Another quick graphic novel read and another review. This time, one of World War II’s most infamous atrocities gets a searing and heartpounding treatment from artist-writer Ethan Young in Nanjing: The Burning City.
Historical Setting: Nanjing (aka Nanking), then-capital of China, December 1937
Appearances by Historical Personalities: None
Historical Events Covered: The Nanking Massacre, also known as the Rape of Nanking
Timely Dialogue: “‘He who speaks without modesty will find it hard to make his words good.'”
One of the characters cites this proverb by Confucius, a Chinese philosopher from the 6th century BCE. Confucius preached an ethical way of living that emphasized duties to the family and community as the key to social harmony. He was one of the first to espouse a Golden Rule: What you do not wish for yourself, do not do to others. He is also the unwitting author of millions of fortune cookie slips.
Which Historical Personality Is This Book?
Lu Xun, widely recognized as 20th century China’s greatest writer. Lu was a keen observer of the suffering of the Chinese people in the waning days of the emperors and the chaotic post-revolutionary period. He was also highly critical of the abuses of those in power. Often depressed by what he saw, he nevertheless relentlessly pushed for China to reform and adapt to the modern world. One of his most famous quotes, reacting to a massacre of Chinese protesters in 1926, could easily have been written about the Nanjing massacre and the frequent attempts in some quarters to downplay or deny the atrocity: “Lies written in ink cannot disguise facts written in blood.”
|Is it “Nanjing” or “Nanking”?
For people wondering, “Nanjing” is the modern day official romanization of how to say the city’s name in Mandarin. “Nanking” is an older romanization possible derived from a southern Chinese dialect, since the southern Chinese were the ones in contact with European traders. It’s also quite annoying for most Chinese people to hear these days. Stick to “Nanjing.”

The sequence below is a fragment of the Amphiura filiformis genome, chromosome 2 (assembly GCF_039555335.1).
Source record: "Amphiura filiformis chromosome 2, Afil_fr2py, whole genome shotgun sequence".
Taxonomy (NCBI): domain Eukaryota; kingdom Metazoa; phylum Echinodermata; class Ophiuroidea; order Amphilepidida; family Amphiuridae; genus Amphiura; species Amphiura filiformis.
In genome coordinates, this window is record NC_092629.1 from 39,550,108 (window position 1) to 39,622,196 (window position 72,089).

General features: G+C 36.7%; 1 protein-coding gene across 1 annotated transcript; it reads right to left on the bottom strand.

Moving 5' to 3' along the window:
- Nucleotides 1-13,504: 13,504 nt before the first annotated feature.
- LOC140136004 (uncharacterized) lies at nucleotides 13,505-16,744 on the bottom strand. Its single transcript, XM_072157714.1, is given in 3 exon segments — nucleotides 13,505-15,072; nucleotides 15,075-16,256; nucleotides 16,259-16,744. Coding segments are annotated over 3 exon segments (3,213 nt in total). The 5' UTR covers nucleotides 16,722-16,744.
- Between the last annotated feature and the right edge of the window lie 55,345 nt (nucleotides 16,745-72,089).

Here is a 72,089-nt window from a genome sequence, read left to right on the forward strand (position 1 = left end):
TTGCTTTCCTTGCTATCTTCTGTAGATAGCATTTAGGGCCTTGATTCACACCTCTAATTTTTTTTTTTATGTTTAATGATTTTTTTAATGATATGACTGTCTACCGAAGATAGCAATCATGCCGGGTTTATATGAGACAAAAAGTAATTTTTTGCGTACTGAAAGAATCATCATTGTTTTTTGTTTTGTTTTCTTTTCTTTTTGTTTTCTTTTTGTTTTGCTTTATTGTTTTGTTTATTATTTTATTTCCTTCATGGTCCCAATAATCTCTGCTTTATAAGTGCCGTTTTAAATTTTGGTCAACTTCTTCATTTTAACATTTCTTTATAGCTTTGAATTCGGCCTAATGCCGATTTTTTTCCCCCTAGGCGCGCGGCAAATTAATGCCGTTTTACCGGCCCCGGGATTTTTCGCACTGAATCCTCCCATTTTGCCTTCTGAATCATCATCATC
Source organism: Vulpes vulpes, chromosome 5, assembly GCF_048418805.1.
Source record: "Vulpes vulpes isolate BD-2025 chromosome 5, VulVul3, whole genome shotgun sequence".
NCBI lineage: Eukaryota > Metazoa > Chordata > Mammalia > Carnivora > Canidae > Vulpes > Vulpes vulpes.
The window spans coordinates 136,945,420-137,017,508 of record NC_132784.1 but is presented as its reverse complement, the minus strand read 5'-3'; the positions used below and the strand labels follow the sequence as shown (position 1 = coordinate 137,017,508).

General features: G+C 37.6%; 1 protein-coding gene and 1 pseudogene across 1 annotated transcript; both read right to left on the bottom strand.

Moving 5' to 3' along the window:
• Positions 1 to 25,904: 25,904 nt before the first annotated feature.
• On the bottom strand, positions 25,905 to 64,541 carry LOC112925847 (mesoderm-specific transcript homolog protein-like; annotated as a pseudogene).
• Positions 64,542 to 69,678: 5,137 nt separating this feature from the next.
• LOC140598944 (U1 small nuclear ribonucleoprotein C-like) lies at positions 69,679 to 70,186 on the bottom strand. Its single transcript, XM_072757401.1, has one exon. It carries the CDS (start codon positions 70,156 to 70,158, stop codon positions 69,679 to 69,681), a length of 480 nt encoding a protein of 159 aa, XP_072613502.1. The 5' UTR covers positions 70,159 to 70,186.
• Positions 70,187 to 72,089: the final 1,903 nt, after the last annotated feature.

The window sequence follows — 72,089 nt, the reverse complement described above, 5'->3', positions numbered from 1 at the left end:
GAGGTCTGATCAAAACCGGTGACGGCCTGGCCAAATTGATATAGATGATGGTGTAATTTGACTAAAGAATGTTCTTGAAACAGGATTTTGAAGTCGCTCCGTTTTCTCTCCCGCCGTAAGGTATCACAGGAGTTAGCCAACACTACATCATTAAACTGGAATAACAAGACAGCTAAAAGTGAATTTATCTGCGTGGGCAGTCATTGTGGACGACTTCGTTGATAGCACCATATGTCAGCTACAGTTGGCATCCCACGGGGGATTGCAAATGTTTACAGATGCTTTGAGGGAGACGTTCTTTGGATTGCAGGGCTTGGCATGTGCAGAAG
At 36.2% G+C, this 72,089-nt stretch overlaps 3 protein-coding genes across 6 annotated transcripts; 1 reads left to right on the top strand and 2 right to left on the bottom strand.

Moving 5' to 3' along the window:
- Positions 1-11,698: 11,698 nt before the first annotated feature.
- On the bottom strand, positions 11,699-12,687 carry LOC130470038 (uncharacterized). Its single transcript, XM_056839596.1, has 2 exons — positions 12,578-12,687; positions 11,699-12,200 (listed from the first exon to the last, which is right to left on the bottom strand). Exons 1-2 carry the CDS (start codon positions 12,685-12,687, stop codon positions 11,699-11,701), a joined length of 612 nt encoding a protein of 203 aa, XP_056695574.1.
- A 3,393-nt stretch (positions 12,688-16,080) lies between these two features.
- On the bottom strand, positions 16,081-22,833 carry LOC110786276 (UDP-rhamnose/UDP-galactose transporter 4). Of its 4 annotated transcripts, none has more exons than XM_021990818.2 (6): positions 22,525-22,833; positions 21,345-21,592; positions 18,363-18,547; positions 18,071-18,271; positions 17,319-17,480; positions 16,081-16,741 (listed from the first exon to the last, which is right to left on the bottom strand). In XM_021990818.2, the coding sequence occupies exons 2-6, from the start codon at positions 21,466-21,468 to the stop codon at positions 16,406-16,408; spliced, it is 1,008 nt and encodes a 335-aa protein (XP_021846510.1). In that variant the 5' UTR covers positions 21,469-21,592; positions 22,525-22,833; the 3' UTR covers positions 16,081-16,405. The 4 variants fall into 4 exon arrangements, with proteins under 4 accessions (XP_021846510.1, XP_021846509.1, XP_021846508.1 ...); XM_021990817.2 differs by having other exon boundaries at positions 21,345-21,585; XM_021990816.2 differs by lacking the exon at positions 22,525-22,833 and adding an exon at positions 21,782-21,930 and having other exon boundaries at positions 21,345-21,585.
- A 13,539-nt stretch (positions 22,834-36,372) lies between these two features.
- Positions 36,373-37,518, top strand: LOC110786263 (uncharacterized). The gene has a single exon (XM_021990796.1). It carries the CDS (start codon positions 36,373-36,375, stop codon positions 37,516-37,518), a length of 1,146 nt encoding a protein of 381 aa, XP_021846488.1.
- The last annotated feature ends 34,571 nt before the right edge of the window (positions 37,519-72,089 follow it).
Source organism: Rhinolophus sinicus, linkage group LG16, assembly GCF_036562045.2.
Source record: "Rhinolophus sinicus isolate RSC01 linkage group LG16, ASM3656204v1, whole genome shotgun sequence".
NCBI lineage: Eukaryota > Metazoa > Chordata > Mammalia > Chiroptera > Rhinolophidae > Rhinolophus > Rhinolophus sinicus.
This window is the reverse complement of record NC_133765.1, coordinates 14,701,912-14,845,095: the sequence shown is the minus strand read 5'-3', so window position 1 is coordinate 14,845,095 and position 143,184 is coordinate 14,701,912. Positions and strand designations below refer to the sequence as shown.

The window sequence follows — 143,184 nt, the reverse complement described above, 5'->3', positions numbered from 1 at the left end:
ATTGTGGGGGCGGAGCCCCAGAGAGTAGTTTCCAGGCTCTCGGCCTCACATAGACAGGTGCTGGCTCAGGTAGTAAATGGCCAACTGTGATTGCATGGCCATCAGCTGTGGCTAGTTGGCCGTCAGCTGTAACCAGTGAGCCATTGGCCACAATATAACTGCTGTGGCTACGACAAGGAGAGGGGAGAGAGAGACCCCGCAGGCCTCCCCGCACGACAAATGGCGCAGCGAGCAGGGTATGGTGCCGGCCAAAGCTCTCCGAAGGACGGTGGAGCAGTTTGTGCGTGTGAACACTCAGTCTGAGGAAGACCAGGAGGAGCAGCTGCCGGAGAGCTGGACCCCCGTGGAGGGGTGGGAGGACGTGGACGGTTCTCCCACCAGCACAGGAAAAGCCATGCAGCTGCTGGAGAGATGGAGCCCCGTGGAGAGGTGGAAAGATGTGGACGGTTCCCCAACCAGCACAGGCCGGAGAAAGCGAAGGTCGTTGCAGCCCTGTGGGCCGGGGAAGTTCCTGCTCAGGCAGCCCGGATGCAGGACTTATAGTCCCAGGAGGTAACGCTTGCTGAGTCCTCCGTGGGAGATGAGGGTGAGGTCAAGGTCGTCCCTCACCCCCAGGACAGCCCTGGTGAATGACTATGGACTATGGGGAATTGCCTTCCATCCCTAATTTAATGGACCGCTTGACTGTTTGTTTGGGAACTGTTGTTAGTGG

More than two years before World War II began in Europe, China was desperately fighting for survival against a Japanese invasion. By December 1937, the Chinese capital of Nanjing has fallen to Japanese. While the victorious soldiers embark on a rampage of murder and rape, two ordinary Chinese soldiers have only one goal in mind: to survive. For the hardened veteran Captain and the inexperienced Private Lu, the choices are grim. They can seek refuge in the “Safety Zone” organized by neutral Western powers, which offers little protection against being hunted down and butchered by an enemy that disregards diplomatic niceties. Or they can take the longer route out of the city entirely. Either way, they will need to slip through the ruins, sneaking past enemy patrols and suffering civilians alike.
I am so glad I read this graphic novel not long after having seen the movie Dunkirk. Both works are set in the context of a catastrophic defeat, focusing on ordinary soldiers finding the will to go on, casting survival as a victory of its own. They’re in a race against time, and Young’s stripped down, black and white artwork, making use of frequent close-ups, ratchets up the tension. The plot, taking place over a day and a half, is relentless. Hearkening back to watching Dunkirk, I felt as if I could hear Hans Zimmer’s tick-tock score as I read.
Although a very simple story at its core, it is set against the backdrop of a larger tragedy. Young uses the two soldiers’ journey to convey a message about the Chinese character and the nation’s experience of the war, particularly as the Captain’s viewpoint crystallizes.
Some Historical Background on the Nanjing Massacre